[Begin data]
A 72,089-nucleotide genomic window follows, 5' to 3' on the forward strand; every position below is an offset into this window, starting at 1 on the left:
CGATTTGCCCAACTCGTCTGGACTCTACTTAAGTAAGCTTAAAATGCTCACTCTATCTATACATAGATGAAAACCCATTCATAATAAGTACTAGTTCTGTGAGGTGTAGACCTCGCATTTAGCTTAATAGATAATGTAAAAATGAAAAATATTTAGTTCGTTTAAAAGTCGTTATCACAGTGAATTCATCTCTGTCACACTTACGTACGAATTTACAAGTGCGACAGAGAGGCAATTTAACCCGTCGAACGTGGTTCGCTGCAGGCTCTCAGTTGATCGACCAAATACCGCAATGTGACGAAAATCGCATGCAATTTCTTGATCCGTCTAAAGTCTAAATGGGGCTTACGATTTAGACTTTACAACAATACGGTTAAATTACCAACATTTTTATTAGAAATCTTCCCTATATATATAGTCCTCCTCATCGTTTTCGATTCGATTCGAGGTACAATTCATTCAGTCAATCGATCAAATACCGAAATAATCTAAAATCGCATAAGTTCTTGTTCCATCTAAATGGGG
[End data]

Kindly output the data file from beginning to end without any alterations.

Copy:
A 72,089-nucleotide genomic window follows, 5' to 3' on the forward strand; every position below is an offset into this window, starting at 1 on the left:
CGATTTGCCCAACTCGTCTGGACTCTACTTAAGTAAGCTTAAAATGCTCACTCTATCTATACATAGATGAAAACCCATTCATAATAAGTACTAGTTCTGTGAGGTGTAGACCTCGCATTTAGCTTAATAGATAATGTAAAAATGAAAAATATTTAGTTCGTTTAAAAGTCGTTATCACAGTGAATTCATCTCTGTCACACTTACGTACGAATTTACAAGTGCGACAGAGAGGCAATTTAACCCGTCGAACGTGGTTCGCTGCAGGCTCTCAGTTGATCGACCAAATACCGCAATGTGACGAAAATCGCATGCAATTTCTTGATCCGTCTAAAGTCTAAATGGGGCTTACGATTTAGACTTTACAACAATACGGTTAAATTACCAACATTTTTATTAGAAATCTTCCCTATATATATAGTCCTCCTCATCGTTTTCGATTCGATTCGAGGTACAATTCATTCAGTCAATCGATCAAATACCGAAATAATCTAAAATCGCATAAGTTCTTGTTCCATCTAAATGGGG